Well, that would be missing the symbolism of this moment and, by extension, one of the points "The Forever Purge" is trying to make. The theme of redemption and retribution runs strong in this moment and brings to mind America's history of lynching African-Americans. Tragically, the same exact thing also happened to many Latino people during the same time period. This violent scene of a person of color capturing a white supremacist with a noose and then shooting him is a cathartic moment of role reversal. 

And aside from being a horror movie, "The Forever Purge" also takes a lot of influence from the Western genre. This type of lasso maneuver is a staple of the Westerns that "The Forever Purge" is so lovingly referencing. 

Why is crossing the border so important?

By the time we're introduced to all the protagonists of "The Forever Purge," the plot sets off in the direction of the border. Juan and Adela's current home is in Texas already, so Mexico isn't very far away, and the four characters head to the town of El Paso, where all border-crossing becomes legal and uninterrupted for the next six hours. But by the time they reach the border, it's heavily guarded, and our heroes must face off against the militarized Purgers in a climactic battle to fight their way into Mexico. But if safe passage is no longer viable, why go?

This has a lot to do with the characters and their deep-rooted motivations. Juan and Adela want to return to their homeland across the border. Driven by the fear of being in a violent warring country that hates them, they see no choice anymore. Dylan, too, is backed into a corner. With a pregnant wife about to go into labor, he decides to step up and be a leader, despite having no love for the country he's leading an army into or its people. Still, it's important for them to cross for the ending to work. But why is that?

Well, the final overt political message of "The Forever Purge" is a call for empathy — to imagine you're in someone else's shoes. The crossing of Americans into Mexico is a symbol of this theme, and the ending suggests both Canada and Mexico provided enough aid to American refugees for them to begin to recapture their fallen country.

Will there be any more Purge movies?

While it was originally announced to be the final "Purge" movie, "The Forever Purge" might not actually be the grand finale of the series. After all, the ending definitely leaves room for more interesting stories to be told. It seems like series creator and screenwriter for all the films, James DeMonaco, is actually working on the idea for the next "Purge" movie, even if the story is only in early stages. 

"If you asked me this four months ago, I probably would have said it was the end," DeMonaco said in an IGN interview. "And then I woke up, for better or worse, with a new idea three-and-a-half months ago, and I pitched it to everyone, and I think it's another way to flip it. It would be taking America in a new direction. If they wanted it, that is. If the audience wants it, we'll be ready to give it. But they have to tell us they want it before we go ahead."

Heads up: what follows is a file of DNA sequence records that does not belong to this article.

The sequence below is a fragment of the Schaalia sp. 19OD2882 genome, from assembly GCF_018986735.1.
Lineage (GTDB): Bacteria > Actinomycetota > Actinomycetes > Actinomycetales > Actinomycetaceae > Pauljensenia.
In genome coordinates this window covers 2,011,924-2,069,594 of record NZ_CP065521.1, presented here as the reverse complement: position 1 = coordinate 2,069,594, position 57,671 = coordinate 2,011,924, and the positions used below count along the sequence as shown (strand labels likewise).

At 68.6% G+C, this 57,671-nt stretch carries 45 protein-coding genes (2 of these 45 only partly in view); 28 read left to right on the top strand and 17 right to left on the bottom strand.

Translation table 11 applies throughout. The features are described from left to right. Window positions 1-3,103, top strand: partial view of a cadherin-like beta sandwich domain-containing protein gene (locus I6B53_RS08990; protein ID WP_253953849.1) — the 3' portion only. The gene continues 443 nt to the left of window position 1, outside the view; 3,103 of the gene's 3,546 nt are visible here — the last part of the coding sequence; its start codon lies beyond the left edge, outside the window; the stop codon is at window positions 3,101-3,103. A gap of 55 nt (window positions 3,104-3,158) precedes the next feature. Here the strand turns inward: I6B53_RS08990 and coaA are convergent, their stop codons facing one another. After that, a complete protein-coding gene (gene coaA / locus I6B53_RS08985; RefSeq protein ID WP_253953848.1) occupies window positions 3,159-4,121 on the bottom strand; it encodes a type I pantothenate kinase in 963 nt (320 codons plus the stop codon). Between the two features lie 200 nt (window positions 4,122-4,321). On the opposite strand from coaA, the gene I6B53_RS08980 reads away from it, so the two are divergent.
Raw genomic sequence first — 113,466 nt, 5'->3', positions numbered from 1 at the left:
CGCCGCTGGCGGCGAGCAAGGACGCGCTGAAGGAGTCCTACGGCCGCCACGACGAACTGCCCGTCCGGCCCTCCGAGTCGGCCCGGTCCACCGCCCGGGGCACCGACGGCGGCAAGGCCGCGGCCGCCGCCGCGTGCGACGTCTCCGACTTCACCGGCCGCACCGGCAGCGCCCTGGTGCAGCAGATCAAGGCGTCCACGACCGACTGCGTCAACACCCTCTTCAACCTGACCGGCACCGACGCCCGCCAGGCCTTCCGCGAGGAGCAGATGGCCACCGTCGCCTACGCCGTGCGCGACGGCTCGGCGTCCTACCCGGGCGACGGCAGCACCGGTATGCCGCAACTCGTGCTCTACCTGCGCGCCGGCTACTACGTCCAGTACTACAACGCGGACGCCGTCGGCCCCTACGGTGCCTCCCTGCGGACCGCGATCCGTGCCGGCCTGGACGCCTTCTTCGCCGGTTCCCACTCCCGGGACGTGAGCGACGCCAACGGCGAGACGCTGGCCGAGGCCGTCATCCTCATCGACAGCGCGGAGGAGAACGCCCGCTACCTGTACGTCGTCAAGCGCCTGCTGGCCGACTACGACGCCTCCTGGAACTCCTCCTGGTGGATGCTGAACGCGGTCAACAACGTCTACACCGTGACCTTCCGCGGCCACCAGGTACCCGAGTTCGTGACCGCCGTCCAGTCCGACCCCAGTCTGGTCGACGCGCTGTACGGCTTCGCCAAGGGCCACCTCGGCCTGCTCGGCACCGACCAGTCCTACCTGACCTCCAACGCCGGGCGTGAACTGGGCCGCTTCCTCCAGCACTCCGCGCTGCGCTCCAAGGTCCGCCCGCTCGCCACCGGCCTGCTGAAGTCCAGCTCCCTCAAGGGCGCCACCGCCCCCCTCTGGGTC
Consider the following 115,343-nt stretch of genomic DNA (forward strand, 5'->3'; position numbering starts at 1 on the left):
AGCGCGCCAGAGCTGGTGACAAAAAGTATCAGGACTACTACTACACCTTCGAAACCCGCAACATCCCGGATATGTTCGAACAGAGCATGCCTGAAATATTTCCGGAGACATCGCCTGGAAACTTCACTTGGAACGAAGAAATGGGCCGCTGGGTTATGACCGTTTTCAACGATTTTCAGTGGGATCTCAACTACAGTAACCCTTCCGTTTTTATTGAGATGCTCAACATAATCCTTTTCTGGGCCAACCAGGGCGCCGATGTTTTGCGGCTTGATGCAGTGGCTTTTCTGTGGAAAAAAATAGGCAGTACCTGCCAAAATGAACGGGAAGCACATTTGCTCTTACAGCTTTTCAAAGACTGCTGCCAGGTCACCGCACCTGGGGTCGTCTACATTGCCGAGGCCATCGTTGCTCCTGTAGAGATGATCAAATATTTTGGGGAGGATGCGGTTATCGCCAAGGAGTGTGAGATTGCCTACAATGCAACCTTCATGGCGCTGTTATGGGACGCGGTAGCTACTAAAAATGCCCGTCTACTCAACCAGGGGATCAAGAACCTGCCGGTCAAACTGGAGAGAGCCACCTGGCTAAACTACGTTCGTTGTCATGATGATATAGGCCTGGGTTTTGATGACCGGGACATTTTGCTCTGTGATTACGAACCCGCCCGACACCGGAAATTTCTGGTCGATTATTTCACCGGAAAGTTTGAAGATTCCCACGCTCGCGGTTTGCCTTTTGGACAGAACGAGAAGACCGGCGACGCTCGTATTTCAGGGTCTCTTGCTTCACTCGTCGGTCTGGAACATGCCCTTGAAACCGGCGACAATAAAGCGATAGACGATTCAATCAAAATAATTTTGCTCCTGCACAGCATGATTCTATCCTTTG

And honestly, it makes a lot of sense to keep the story going. While critics are divided on the film, "The Forever Purge" has been described as "largely — albeit bluntly — effective," implying that the films can keep on getting better and better. And considering their tiny budgets, the movies make quite a bit of cash. Plus, when you have a series that's as political as this one, you can use it to comment on all sorts of social issues, which means the "Purge" movies could keep the terror going for quite some time.

Where else can the Purge franchise go from here?

The "Purge" movie franchise has never broken from its internal continuity. After ending the fifth film on a radio message detailing Americans fighting back, this civil war type story could be DeMonaco's idea for the next film. That certainly makes more sense than if he were to make a spinoff or break from the established continuity of the previous movies. But you never know — a time skip can be a useful tool in making stale franchises feel fresh again.

There's also "The Purge" TV show that aired for two seasons on USA. The anthology series was not well received by critics, and the fanfare was never loud enough to make it a part of the cultural conversation. After a second season that most people seeing "The Forever Purge" probably don't even know exists, "The Purge" USA show was canceled, and it doesn't show any signs of being revived.

Of course, the concept of "The Purge" is so malleable that it would be wonderful to see the series in the hands of someone other than DeMonaco. The creator has remained extremely hands-on with every property, even after giving up directorial duties following "Election Year." It's a still novel conceit, and it would be great to see the property in the fans of other creators in the form of new movies or on TV. Seriously, could you imagine if someone like Jordan Peele, Karyn Kusama, or Jeremy Saulnier took a crack at running the franchise? 

Having said, DeMonaco has given us a film that — despite its flaws — is visceral, scary, and pretty powerful. Heather Dixon of Daily Dead said, "DeMonaco taps into the sociopolitical undercurrent that has been rippling throughout the United States for the last decade or so," and Rebecca Murray of Showbiz Junkies writes, "DeMonaco has taken the gloves off. This is a brutal, unflinching condemnation of racism told without any filters." So even if DeMonaco continues to guide the series, it means the future is full of fantastic — and frightening — possibilities.